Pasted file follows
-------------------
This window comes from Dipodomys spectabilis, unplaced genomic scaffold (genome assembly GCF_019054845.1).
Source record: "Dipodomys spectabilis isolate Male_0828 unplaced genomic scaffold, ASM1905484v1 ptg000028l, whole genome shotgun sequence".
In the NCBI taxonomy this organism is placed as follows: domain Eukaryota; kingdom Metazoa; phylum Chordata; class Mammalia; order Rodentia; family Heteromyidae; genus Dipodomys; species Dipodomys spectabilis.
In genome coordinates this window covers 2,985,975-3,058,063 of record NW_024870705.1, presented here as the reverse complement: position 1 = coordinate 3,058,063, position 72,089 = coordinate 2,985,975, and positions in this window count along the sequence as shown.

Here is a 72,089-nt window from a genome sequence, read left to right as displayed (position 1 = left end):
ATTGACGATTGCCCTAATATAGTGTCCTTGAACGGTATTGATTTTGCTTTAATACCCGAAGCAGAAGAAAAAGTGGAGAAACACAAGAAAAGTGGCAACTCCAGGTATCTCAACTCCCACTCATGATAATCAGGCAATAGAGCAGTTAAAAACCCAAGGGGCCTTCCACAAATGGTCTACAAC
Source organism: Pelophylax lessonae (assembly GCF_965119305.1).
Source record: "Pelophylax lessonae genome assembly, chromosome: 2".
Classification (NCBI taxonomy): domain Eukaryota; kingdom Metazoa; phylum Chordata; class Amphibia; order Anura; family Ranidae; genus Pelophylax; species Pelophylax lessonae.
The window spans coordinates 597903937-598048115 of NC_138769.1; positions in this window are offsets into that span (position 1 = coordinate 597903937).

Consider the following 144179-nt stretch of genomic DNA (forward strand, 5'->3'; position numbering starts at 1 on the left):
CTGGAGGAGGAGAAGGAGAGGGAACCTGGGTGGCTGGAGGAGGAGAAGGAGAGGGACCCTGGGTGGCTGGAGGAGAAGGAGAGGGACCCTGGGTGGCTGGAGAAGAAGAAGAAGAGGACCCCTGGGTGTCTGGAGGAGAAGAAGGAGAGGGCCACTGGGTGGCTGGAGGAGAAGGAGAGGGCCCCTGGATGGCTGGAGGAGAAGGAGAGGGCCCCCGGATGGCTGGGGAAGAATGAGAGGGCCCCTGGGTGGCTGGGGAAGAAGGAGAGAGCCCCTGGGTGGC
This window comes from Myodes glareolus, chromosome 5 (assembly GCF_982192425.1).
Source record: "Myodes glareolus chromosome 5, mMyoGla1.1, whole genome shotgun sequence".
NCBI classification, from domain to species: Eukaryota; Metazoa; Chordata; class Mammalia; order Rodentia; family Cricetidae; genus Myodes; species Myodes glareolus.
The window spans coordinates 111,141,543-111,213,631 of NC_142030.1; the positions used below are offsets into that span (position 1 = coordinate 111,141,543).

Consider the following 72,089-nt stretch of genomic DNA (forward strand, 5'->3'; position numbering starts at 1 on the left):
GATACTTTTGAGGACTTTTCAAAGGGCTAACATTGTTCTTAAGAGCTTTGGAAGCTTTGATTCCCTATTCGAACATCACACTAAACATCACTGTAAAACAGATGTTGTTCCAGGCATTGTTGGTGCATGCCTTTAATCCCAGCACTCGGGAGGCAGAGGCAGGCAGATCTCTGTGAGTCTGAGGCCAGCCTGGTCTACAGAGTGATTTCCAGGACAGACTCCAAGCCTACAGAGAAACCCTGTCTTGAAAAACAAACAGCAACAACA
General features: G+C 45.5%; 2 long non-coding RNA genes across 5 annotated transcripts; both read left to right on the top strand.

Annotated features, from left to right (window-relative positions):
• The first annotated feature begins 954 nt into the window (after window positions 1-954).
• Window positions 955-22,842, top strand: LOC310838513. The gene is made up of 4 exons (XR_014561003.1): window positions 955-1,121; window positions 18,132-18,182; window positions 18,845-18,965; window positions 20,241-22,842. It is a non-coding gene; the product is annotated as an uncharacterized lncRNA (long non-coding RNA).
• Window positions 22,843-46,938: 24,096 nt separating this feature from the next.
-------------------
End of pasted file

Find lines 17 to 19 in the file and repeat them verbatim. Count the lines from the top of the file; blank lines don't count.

Consider the following 72,089-nt stretch of genomic DNA (forward strand, 5'->3'; position numbering starts at 1 on the left):
GATACTTTTGAGGACTTTTCAAAGGGCTAACATTGTTCTTAAGAGCTTTGGAAGCTTTGATTCCCTATTCGAACATCACACTAAACATCACTGTAAAACAGATGTTGTTCCAGGCATTGTTGGTGCATGCCTTTAATCCCAGCACTCGGGAGGCAGAGGCAGGCAGATCTCTGTGAGTCTGAGGCCAGCCTGGTCTACAGAGTGATTTCCAGGACAGACTCCAAGCCTACAGAGAAACCCTGTCTTGAAAAACAAACAGCAACAACA
General features: G+C 45.5%; 2 long non-coding RNA genes across 5 annotated transcripts; both read left to right on the top strand.